Why are there states of matter?

We all learned in school that there are three states (or phases) of matter: solid, liquid, and gas. Later, you may have learned of a fourth state, plasma; and, physicists say there various other states that emerge in extreme conditions (e.g. Bose-Einstein condensate). But let’s keep it simple, and go with three for now.

While helping my 12-year-old son with his homework, this question came up, and I haven’t been able to find the answer:

Why are there states of matter at all?

In other words, it’s easy to imagine a physical world where there are no phase transitions. In this alternate world, all matter would change continuously with temperature change. The molecules of the substance would continuously increase in space from one another, with no sudden changes in properties or structure. At the coldest temperatures, everything would be extremely solid. As the temperature warmed up, the solid would become progressively and continuously less solid, and more “mushy,” let’s say. More “liquid like” but continuously, not in a sudden phase transition. And as this liquid-ish form of matter warmed up into what we know as the “gas” state of matter, it would gradually and continuously become more fog-like–but again, with no sudden phase transition.

I have searched all over the Internet, and I haven’t found this question asked or answered. (I ended up reading some advanced stuff about energy states, and curves crossing, but that doesn’t answer the question.) Does anyone know the answer, and if you do, can it be explained in a way that regular people can understand it?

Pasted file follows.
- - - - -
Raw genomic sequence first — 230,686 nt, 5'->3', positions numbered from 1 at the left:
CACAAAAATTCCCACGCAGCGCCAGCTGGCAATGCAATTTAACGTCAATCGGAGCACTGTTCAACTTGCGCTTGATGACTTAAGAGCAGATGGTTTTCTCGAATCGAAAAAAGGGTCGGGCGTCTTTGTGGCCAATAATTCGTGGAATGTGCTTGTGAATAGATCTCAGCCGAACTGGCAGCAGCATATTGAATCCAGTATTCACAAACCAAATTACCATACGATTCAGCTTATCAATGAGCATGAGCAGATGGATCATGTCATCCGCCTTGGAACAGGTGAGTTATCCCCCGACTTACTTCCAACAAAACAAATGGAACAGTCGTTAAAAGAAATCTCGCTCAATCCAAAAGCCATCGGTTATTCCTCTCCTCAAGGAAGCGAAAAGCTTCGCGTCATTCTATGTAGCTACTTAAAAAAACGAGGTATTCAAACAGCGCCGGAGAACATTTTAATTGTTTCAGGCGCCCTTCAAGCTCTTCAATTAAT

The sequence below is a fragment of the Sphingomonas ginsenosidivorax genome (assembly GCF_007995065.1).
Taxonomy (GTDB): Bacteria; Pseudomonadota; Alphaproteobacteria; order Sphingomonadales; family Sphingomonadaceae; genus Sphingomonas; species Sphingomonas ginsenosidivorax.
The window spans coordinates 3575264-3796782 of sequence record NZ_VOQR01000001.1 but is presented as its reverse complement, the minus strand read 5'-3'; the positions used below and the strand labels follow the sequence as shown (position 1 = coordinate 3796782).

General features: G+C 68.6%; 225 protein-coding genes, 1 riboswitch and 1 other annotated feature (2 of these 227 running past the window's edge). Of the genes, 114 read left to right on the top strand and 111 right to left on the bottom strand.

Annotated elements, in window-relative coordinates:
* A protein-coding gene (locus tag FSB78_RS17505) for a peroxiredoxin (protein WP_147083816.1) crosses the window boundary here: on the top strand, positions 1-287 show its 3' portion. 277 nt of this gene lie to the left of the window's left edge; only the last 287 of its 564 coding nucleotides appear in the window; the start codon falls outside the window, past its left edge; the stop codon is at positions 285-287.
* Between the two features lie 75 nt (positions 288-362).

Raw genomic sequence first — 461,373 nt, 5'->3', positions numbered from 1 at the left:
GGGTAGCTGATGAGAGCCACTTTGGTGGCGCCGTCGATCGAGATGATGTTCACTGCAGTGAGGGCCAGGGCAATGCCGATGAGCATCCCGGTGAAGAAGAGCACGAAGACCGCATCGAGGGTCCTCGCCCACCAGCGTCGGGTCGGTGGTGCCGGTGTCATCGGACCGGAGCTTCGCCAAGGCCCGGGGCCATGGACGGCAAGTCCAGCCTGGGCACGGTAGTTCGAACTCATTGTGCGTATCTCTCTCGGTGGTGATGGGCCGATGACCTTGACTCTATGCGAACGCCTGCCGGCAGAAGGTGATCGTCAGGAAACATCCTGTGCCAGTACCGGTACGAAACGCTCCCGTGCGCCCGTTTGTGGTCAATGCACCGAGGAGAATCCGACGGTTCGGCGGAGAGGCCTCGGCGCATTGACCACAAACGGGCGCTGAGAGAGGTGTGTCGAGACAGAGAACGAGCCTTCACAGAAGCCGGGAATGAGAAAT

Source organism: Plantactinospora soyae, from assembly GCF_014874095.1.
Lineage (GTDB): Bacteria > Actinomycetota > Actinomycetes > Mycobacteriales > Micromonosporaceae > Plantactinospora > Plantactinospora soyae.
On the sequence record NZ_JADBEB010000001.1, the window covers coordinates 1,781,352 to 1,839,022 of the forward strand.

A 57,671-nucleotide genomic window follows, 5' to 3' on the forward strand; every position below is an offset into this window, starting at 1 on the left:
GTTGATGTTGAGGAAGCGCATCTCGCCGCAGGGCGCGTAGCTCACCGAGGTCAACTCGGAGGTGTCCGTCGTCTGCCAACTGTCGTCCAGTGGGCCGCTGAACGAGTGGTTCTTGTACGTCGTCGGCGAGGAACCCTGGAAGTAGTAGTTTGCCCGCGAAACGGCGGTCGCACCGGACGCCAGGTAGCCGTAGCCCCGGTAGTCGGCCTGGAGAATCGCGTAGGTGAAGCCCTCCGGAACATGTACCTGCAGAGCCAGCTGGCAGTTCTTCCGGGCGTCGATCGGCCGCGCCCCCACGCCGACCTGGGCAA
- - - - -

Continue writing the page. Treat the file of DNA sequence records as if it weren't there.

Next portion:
3 thoughts on “Why are there states of matter?

  1. Here’s the simulation that usually gets pulled out https://phet.colorado.edu/en/simulation/states-of-matter

    One way to approach the problem is via scale. Do states of matter make sense for a lone particle or are they defined on a group level? If they are defined on a group level, how big a group do I need to talk about? All the particles in a glass or some of them?

    So yes, phase changes do happen as if on a continuum. However, the steepness of the continuum is dependent upon how fast changes propagate: in practice things propagate fairly quickly (for common temperatures particle velocities are pretty high). Melting iron phase changes along a large sample with a point heat source much slower than supercooled water freezing.

    Here’s a nice simulation to see this idea (via salt water freezing) https://www.explorelearning.com/index.cfm?method=cResource.dspDetail&ResourceID=426

    However, it seems like your question is more about the liquid state. Again, I find the pHet simulation works well here. In liquid phases rotational energy dominates over vibrational or translational. However, there will be times when the dominance isn’t as significant. At those times the issue of scale becomes substantial (as does the relative contributions of each form of motion).

    Good luck at the Calgary Ideas conference – good group.

  2. I think it has to do with energy states, which relates to conductivity in the material. If we imagine a laser dumping lots of energy in one discrete location, it jumps to the next phase while the surrounding material remains in the lower energy phase. With less extreme amounts of heat, the energy spreads out in the material so virtually all changes phase together. It takes a certain amount of energy to get water from -1 degree (Celsius) to 0 and a similar amount to get it to change to liquid. I think this is the energy it takes to heat the entire block of ice up together.

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